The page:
Nobody is going to play off Michelle Yeoh. The actor, who won her first Golden Globe on Tuesday, jokingly told the awards show’s producers to “shut up” after trying to cut her acceptance speech short.
“I can beat you up,” said Yeoh as the orchestra started to perform midway through her remarks. “And that’s serious.”
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Yeoh was honored in the best actress in a motion picture, musical or comedy category, for playing many iterations of laundromat owner Evelyn Wang in A24’s zany multiverse adventure “Everything Everywhere All at Once.” The recognition wasn’t lost on Yeoh, whose decades-long career in Hollywood began with 1997’s James Bond film “Tomorrow Never Dies” and Ang Lee’s 2000 Oscar-winning martial arts drama “Crouching Tiger, Hidden Dragon.”
“I’m just going to stand here and take this all in,” she said, clutching the gold statue. “40 years… I’m not letting go of this.”
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She continued, “When I first came to Hollywood, it was a dream come true — until I got here. I came here and was told, ‘You’re a minority.'”
Already a celebrated actor in Hong Kong, Yeoh’s Hollywood career flourished as she worked with acclaimed directors including Steven Spielberg, Rob Marshall and James Cameron. But the 60-year-old found that opportunities for meaningful roles began to shrink as she got older.
“I thought, ‘Hey, come on, girl. You had a really, really good run,'” she said.
And then — in a true Hollywood ending — came “Everything Everywhere All at Once,” a movie she calls “a gift.”
“Thank you A24 for believing in these two goofy, insanely smart, wonderful geniuses, [directors Daniel Kwan and Daniel Scheinert], who had the courage to write about a very ordinary immigrant, aging woman, mother, daughter,” she said.
She continued, “I was given this gift of playing this woman who resonated so deeply with me and with so many people because, at the end of the day, in whatever universe she was at, she was fighting for love, for her family.”
Before leaving the stage, she shouted out her “Everything Everywhere All at Once” co-stars Stephanie Hsu, Jamie Lee Curtis and Ke Huy Quan.
“This is also for all the shoulders that I stand on, all who came before me, who look like me, and all who are going on this journey with me forward,” Yeoh said.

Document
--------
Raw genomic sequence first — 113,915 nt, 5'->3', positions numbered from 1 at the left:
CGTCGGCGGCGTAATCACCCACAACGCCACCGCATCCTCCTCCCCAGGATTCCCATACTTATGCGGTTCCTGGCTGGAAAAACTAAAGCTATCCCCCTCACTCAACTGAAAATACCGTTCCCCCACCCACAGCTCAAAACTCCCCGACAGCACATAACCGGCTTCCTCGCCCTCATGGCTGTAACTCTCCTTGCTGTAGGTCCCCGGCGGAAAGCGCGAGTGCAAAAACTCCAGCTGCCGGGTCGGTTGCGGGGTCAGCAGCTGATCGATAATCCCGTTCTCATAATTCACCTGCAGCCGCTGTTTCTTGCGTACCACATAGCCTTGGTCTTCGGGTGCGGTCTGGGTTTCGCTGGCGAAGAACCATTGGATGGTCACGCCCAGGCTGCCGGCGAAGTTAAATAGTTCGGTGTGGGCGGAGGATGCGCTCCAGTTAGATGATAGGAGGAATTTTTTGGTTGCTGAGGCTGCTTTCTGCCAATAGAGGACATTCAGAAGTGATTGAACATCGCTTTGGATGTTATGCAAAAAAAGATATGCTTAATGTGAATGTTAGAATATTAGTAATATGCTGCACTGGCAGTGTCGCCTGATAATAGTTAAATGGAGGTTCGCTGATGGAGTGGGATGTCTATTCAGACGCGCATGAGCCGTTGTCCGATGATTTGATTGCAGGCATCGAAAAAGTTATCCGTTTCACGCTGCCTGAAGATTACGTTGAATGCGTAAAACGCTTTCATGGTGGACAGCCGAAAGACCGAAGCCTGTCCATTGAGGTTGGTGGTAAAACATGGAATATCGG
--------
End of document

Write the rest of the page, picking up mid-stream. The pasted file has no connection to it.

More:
In taking home the musical or comedy acting prize, she beat out Lesley Manville for “Mrs. Harris Goes to Paris,” Margot Robbie for “Babylon,” Anya Taylor-Joy for “The Menu” and Emma Thompson for “Good Luck to You, Leo Grande.” Yeoh has been widely considered a frontrunner in the Oscar race, though it’s not clear how much — if any– weight the Globes will hold during the rest of awards season.
This year marks a return for the Globes, which were boycotted in 2022 by talent, media and creatives — and didn’t air on television — after concerns were brought to light about corruption and lack of diversity within the Hollywood Foreign Press Association (which at the time had no Black members).
Host Jerrod Carmichael poked fun at the beleaguered HFPA in his monologue, telling the crowd at the Beverly Hilton: “I’ll tell you why I’m here. I’m here ’cause I’m Black.” He continued, “I won’t say they were a racist organization, but they didn’t have a single Black member until George Floyd died, so do with that information what you will.”
“Everything Everywhere All at Once,” a comedy that unfolds across a multiverse, scored six Golden Globes nominations including best musical or comedy, best director and screenplay for Daniels, best supporting actor for Quan and best supporting actress for Curtis. In addition to critical plaudits, it’s the rare pandemic-era indie to resonate at the box office, grossing a stellar $100 million globally.
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